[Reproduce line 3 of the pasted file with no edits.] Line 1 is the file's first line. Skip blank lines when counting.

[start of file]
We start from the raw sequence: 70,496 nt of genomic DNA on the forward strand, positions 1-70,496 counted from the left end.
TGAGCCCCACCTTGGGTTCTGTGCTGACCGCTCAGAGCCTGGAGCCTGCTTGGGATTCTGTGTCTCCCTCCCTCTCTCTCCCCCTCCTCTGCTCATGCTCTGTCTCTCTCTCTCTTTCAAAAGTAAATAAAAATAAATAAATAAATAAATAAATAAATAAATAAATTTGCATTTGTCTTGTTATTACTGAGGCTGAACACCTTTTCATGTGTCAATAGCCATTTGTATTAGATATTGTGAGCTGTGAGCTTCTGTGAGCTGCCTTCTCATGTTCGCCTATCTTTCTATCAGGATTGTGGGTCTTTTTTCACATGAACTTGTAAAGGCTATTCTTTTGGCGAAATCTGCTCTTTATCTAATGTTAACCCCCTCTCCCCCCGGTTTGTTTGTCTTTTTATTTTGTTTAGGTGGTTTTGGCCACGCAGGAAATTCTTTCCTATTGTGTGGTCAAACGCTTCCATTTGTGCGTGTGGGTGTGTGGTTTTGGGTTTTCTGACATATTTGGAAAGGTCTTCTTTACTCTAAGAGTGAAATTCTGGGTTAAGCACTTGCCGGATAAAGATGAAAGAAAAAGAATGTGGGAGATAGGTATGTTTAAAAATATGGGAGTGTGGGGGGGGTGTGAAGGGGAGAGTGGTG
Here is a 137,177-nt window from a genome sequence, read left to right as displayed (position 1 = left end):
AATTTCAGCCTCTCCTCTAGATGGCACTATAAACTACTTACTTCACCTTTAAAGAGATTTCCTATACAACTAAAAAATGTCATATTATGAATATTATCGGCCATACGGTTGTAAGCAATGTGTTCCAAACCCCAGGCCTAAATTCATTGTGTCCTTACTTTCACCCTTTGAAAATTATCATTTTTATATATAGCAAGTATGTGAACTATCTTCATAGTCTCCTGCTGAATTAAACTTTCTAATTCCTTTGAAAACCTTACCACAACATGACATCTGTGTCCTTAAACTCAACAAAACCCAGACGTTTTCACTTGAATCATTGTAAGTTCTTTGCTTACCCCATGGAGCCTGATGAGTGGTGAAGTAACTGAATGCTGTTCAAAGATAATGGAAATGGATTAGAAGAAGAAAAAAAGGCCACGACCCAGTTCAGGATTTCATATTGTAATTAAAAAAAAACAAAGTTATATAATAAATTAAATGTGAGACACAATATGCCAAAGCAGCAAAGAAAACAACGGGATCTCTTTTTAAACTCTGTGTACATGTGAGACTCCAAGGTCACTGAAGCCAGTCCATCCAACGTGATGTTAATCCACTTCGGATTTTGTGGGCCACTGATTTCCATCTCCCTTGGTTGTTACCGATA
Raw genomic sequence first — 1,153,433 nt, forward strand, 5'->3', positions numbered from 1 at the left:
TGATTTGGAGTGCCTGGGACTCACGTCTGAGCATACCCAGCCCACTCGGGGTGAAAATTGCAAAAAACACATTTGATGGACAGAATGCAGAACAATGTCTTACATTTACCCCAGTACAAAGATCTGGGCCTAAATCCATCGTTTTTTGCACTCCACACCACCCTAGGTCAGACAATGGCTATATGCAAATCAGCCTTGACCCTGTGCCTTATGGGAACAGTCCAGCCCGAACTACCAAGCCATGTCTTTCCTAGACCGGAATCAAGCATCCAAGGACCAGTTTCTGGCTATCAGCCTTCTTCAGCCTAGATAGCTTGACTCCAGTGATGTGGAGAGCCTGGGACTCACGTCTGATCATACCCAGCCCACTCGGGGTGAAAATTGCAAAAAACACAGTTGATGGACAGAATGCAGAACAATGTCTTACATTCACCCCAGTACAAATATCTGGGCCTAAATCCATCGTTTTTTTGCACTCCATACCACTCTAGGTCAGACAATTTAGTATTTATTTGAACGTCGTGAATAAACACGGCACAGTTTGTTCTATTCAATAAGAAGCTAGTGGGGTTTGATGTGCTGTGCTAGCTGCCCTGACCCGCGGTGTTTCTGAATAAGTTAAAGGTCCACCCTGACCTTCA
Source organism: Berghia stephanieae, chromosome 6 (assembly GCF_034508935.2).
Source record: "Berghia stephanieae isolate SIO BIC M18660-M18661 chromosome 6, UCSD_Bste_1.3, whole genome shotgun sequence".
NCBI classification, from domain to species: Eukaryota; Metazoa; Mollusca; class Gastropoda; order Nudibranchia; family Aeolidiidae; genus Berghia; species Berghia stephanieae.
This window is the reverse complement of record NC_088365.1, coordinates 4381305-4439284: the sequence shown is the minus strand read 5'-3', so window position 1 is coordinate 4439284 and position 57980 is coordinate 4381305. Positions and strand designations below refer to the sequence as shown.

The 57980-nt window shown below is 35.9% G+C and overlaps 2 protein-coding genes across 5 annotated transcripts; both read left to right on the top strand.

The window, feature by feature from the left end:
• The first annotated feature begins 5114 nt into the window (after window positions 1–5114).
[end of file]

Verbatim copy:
Here is a 137,177-nt window from a genome sequence, read left to right as displayed (position 1 = left end):